Combined ipilimumab and nivolumab treatment produced durable responses in patients with melanoma brain metastases.
A combination immunotherapy effectively shrank melanoma brain metastases in patients with stage 4 disease, according to a phase 2 study published in the New England Journal of Medicine.
Led by an investigator from The University of Texas MD Anderson Cancer Center, the study evaluated the efficacy and safety of the checkpoint inhibitor ipilimumab plus nivolumab in patients with stage 4 melanoma who had untreated brain metastases. The clinical trial was sponsored by Bristol-Myers Squibb.
With a median overall survival rate of 4 to 5 months, patients with brain metastases are in critical need of improved therapies. Currently, approximately 40% of patients with stage 4 melanoma have brain metastases at diagnosis and 75% eventually develop the condition.
Ninety-four patients were treated in the study with combined ipilimumab and nivolumab at a minimum follow-up of 9 months and a median of 14 months. Of the treated patients, 26% had a complete response to the therapy, 30% had a partial response, and 2% had stable disease, according to the data. The rate of intracranial clinical benefit was 57%. At the 9-month follow-up, 59.5% of patients with brain tumors had not progressed.
“The absence of progression for that long with brain metastases is huge,” lead author Hussein Tawbi, MD, PhD, associate professor of Melanoma Medical Oncology at MD Anderson, said in a press release. “Historically, the overall 1-year survival rate for patients with brain metastases is less than 20%, with the immunotherapy combination in this study, it’s 82%.”
Additionally, 56.4% of patients experienced shrinkage of non-brain tumors or remained stable. Nine-month progression-free survival (PFS) was 56.6% and median PFS and overall survival have not been reached.
Patients enrolled in the trial did not have neurological symptoms due to their untreated brain metastases. The researchers added a second arm to the study to investigate 20 patients who had neurological symptoms, but the trial arm had not been open long enough to analyze results.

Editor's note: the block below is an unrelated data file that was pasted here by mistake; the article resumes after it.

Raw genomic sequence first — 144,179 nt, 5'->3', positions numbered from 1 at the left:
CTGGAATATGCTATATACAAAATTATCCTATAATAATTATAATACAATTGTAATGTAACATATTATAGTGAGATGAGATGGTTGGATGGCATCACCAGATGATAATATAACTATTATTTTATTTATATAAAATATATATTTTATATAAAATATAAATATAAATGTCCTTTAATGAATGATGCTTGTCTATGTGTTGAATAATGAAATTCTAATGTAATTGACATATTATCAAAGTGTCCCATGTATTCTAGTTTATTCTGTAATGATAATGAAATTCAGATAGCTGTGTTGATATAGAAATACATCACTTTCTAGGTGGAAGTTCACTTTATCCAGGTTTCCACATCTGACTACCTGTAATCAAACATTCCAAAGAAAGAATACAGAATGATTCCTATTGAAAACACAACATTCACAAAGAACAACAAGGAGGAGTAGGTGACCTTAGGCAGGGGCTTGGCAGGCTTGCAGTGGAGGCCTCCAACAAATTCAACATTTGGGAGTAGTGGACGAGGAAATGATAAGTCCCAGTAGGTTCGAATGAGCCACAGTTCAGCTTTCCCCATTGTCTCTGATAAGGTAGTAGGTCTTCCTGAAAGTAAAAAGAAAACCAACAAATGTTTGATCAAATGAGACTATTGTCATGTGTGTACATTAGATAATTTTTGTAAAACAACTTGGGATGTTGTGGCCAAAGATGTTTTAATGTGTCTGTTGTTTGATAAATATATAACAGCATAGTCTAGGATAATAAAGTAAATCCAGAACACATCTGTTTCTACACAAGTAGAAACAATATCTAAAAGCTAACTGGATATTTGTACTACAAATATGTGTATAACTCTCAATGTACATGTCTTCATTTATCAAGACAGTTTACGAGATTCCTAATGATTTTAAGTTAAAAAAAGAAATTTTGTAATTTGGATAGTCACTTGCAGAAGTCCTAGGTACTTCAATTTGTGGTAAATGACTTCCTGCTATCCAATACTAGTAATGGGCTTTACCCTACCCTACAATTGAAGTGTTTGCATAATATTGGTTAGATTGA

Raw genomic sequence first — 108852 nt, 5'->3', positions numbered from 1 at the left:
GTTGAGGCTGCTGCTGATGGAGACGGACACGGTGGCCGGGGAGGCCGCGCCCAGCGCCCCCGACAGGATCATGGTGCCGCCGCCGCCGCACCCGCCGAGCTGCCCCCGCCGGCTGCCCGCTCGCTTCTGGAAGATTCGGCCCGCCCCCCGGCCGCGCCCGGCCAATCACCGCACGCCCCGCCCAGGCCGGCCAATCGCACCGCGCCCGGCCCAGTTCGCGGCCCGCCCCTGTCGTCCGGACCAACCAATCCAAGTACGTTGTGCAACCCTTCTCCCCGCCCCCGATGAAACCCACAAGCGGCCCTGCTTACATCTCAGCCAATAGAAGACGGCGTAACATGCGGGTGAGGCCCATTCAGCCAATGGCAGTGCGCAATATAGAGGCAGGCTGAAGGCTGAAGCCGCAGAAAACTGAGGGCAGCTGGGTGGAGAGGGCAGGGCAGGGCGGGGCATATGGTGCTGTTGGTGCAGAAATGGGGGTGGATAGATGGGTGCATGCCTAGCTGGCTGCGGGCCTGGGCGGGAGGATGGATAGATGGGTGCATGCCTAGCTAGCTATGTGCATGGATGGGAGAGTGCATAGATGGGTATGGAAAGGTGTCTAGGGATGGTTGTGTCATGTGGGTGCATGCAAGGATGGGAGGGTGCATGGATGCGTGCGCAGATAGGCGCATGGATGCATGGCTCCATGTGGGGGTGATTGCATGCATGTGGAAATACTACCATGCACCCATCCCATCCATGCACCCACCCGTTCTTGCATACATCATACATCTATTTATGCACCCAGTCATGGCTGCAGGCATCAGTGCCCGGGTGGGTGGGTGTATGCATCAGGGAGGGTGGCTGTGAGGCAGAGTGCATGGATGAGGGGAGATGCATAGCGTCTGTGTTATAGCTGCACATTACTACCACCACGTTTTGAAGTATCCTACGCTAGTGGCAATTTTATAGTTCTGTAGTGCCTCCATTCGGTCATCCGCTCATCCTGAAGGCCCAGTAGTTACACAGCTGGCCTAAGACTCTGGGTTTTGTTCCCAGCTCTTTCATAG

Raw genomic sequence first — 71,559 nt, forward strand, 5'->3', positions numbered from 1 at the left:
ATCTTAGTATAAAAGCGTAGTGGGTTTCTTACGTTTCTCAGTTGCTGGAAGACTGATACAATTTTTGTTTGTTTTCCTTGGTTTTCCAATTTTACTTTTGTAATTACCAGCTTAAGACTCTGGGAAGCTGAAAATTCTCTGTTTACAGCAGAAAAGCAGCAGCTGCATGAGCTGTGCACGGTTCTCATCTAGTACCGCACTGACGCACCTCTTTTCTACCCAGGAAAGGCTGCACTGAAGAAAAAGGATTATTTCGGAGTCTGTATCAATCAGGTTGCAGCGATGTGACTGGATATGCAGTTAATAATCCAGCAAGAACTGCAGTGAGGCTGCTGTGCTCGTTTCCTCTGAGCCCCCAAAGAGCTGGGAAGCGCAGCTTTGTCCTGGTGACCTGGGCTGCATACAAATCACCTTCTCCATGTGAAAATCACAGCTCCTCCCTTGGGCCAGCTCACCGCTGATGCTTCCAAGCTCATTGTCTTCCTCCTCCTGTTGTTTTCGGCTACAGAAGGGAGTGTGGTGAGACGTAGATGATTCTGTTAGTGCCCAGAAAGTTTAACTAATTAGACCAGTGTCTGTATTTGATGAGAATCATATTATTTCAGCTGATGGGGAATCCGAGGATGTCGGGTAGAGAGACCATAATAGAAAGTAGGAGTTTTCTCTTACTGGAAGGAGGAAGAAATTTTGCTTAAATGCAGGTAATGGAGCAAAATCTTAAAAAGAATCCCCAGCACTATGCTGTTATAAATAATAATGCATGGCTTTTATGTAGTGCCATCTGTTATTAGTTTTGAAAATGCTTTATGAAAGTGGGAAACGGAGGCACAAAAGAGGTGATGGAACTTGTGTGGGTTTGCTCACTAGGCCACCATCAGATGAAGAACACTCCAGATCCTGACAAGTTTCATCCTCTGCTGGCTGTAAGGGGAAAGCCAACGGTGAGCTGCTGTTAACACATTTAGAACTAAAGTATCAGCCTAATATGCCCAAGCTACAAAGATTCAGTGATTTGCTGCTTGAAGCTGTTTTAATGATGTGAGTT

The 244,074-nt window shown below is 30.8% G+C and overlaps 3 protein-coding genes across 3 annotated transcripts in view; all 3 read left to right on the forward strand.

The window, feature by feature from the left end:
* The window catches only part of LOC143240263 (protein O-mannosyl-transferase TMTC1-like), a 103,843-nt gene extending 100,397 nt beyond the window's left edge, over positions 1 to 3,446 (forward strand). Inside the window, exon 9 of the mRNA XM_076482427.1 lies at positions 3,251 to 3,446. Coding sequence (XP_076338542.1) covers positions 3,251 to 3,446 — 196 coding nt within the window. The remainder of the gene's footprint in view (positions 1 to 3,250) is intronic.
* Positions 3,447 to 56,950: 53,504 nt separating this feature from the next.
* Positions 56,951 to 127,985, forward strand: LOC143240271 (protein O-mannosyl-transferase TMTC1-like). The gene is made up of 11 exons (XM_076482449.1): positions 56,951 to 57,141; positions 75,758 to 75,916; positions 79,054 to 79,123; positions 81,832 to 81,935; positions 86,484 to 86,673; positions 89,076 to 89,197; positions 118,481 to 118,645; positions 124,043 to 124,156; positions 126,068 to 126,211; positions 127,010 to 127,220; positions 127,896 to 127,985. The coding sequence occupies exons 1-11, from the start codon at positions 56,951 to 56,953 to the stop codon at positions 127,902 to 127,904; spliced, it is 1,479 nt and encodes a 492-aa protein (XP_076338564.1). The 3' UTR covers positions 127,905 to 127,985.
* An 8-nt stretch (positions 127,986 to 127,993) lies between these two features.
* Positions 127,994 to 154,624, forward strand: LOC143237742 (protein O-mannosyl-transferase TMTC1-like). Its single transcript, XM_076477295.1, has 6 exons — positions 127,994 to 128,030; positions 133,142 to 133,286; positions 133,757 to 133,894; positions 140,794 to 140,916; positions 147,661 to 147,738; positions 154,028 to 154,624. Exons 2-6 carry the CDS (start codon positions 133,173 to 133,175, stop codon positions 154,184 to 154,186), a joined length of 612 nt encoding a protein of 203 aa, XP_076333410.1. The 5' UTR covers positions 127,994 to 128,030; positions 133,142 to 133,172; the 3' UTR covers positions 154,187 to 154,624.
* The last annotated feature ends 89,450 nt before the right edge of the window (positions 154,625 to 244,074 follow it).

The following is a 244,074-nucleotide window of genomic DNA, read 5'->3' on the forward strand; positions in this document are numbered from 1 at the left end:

Overall, 36.2% of patients had some type of central nervous system adverse effect, with headache being the most prominent, experienced by 21 patients. Seven of the 34 patients had more serious grade 3 or 4 toxicities: 3 headaches, 2 with brain swelling, 1 with brain hemorrhage, and 1 with syncope.
“We were quite concerned going into the study about immunotherapy causing inflammation and swelling in the brain, so this was closely monitored,” Dr Tawbi said in a statement. “In the end, only 5% of patients had swelling in the brain.”
The researchers indicated that the findings should elicit reconsideration of the current standard of care for brain metastases. Although stereotactic radiation can be an effective therapy for destroying small metastases, there is a 4-week wait between treatments in which new metastases can form.
“We’ve shown you don’t have to wait for radiation, you can initiate immunotherapy early for all patients and expect the tumors in the brain to respond as well as those outside the brain,” Dr Tawbi said.
The study results add to building evidence of the clinical benefits of combination immunotherapy for patients with melanoma. A previous study published in Journal of Neuro-Oncology found that a combination of radiosurgery and immunotherapy, particularly PD-1 inhibitors, increased survival outcomes in patients with melanoma. The authors of the study concluded that anti-PD-1 immunotherapy produced more successful results, which indicates an advantage to anti-PD-1 or combination therapy with anti-CTLA4.
Tawbi HA, Forsyth PA, Algazi A, et al. Combined nivolumab and ipilimumab in melanoma metastatic to the brain. NEJM. 2018. Doi: 10.1056/NEJMoa1805453
Combination immunotherapy shrinks melanoma brain metastases [news release]. MD Anderson’s website. https://www.mdanderson.org/newsroom/2018/08/combination-immunotherapy-shrinks-melanoma-brain-metastases.html. Accessed August 23, 2018.